GO SET A WATCHMAN by Harper Lee Go Set a Watchman by Harper Lee

This was a tough one for me—to read and, now, to write about. Like it is for countless others, Harper Lee’s To Kill a Mockingbird has always been THE BOOK for me. I fell in love with it immediately as a young girl; it taught me lessons about integrity and acceptance but also about writing. I was born a writer, and from the moment I read it, TKM stood on the alter under, “Your Goal. Emulate this.” I wanted to move people the way Lee moved me.

When I heard that Lee finally had a second book, Go Set a Watchman, coming out, I was ecstatic. Thrilled. For about thirty seconds.

Then the realization hit that my literary hero might, and probably would, be taken down a notch. Because how could a draft manuscript of the story that served as the first step toward TKM be as good or better than TKM itself?

It wasn’t. This is no surprise to many readers by now. The story is a bit scattered and undeveloped. Though sparks of the genius are visible in GSaW, if you never read or loved TKM, this is not the book for you.

But for those who have, GSaW is worth reading for two reasons.

First, it’s an opportunity to observe, even through this small window, the development of a literary classic (TKM). Go Set a Watchman (I honestly think she has the best titles ever) is essentially the shitty first draft (to use Anne Lamott’s phrase) of TKM. It’s the story Lee first wrote; the one her editor used to send her back to the drawing board. It’s interesting to see what choices Lee made as she developed one novel from the other.

Second, for readers who loved TKM, it’s a particularly unique opportunity to live in the shoes of the main character, Jean Louise Finch, and experience her happiness and disappointments alongside her, especially if you read TKM as a young person. For decades, her father, Atticus, has served as a literary-bordering on-cultural influence. The ultimate father. The ultimate humanitarian. Adored by readers as he was adored by his fictional daughter.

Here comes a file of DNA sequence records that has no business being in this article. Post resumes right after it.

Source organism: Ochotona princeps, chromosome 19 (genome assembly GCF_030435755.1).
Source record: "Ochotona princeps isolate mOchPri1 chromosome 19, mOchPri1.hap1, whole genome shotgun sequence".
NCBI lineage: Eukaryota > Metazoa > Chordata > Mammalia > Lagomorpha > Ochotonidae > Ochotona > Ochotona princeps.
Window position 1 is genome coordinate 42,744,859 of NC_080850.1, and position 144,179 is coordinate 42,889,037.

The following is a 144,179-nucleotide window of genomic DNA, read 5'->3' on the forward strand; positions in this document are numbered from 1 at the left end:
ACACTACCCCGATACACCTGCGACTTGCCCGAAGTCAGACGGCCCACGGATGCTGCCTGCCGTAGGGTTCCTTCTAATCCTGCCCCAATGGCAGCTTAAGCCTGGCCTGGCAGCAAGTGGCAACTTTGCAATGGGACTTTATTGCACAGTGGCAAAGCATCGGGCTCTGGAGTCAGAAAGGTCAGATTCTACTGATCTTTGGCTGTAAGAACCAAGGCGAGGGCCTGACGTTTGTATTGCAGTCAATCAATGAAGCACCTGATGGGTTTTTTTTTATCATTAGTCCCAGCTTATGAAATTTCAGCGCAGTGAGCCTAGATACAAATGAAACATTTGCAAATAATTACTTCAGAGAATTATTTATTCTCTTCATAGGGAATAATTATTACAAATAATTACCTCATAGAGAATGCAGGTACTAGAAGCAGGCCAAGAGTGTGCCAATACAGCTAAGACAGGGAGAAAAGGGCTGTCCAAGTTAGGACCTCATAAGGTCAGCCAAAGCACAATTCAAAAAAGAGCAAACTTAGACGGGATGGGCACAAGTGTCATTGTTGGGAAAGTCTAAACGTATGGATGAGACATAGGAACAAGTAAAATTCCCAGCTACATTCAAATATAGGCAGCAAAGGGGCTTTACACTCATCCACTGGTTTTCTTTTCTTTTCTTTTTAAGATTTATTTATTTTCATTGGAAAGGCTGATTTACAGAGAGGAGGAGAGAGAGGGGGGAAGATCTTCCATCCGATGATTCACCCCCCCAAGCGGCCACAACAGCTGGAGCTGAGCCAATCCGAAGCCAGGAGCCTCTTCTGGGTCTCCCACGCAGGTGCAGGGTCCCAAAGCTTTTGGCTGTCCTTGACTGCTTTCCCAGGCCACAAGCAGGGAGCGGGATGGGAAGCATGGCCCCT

So, oh the heartbreak when we, now all grown up, find out that Atticus is simply human—flawed and, yes, racist. Unsurprisingly, I was angry, annoyed, sad, and frustrated as I read. Can’t just one hero remain a hero? Why, oh why, does Atticus have to be sacrificed?

Then the brilliance of the experience of reading two books about the same family, and reading them over the period of my—and Jean Louise’s—lifetime from a 6th grader who had heroes aplenty to an adult who understands better the complexities of life and living, began to set in. And the wonderful questions the book begets: Is Atticus still a hero? Can you be racist and still be a hero, even if just to your own daughter? What do time and place have to do with it? If justice trumps race in Atticus’ mind, is he still a hero for defending Tom Robinson? And many, many more…

Not many—not firemen or football players or our own fathers—can live up to the pedestals we place them on. And no one is untainted, not even Atticus Finch. Jean Louise and I are licking our wounds, but we’re all the better for it.


Jessica Null Vealitzek is a writer near Chicago. Her debut novel, The Rooms Are Filled, was published by She Writes Press in April 2014. She can be found online at her web site, on Facebook, and on Twitter.


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